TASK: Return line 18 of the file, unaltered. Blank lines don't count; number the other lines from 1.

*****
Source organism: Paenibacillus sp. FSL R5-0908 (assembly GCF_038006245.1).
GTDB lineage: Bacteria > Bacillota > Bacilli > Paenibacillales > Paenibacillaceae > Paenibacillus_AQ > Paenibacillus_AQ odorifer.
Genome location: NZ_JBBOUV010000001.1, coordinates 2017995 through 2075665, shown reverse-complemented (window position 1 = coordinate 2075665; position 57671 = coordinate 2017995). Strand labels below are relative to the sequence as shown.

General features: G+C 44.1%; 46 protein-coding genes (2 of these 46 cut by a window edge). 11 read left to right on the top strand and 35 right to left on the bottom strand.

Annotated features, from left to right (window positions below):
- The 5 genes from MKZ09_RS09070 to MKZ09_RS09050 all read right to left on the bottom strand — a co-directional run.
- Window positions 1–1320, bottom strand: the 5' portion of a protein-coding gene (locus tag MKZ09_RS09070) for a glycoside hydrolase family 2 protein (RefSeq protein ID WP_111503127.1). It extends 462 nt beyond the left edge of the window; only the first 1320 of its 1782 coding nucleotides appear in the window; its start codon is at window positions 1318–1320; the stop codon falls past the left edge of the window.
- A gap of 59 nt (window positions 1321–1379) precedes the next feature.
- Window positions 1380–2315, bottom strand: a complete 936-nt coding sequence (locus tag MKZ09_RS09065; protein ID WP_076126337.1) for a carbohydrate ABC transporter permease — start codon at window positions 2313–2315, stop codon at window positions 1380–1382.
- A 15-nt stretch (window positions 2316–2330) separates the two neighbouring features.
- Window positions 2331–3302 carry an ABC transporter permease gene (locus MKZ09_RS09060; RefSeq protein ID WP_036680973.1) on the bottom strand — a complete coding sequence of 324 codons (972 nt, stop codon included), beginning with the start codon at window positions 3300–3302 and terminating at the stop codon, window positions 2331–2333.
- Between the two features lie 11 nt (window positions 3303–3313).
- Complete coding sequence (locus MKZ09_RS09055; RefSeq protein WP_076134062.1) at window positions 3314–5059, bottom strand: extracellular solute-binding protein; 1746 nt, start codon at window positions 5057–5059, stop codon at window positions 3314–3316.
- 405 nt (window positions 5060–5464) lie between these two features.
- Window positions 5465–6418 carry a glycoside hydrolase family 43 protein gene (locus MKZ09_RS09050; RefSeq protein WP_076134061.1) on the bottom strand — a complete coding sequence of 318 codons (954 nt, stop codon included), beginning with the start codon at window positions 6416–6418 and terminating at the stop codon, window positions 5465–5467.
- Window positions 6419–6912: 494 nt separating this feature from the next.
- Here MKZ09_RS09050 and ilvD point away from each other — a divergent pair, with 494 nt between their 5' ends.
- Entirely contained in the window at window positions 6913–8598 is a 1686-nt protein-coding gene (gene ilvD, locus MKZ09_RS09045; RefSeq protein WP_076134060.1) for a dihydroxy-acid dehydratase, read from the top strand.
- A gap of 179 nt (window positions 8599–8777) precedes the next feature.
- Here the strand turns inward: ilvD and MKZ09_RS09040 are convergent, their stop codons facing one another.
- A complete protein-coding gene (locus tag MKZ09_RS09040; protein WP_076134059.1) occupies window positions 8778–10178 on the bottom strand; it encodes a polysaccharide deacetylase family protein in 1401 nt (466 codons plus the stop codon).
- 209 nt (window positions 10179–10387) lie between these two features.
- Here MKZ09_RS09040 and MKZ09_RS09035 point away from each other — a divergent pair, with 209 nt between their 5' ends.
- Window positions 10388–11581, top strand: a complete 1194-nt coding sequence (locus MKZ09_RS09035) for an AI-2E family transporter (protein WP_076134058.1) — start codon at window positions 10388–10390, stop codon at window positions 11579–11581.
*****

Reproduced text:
- Entirely contained in the window at window positions 6913–8598 is a 1686-nt protein-coding gene (gene ilvD, locus MKZ09_RS09045; RefSeq protein WP_076134060.1) for a dihydroxy-acid dehydratase, read from the top strand.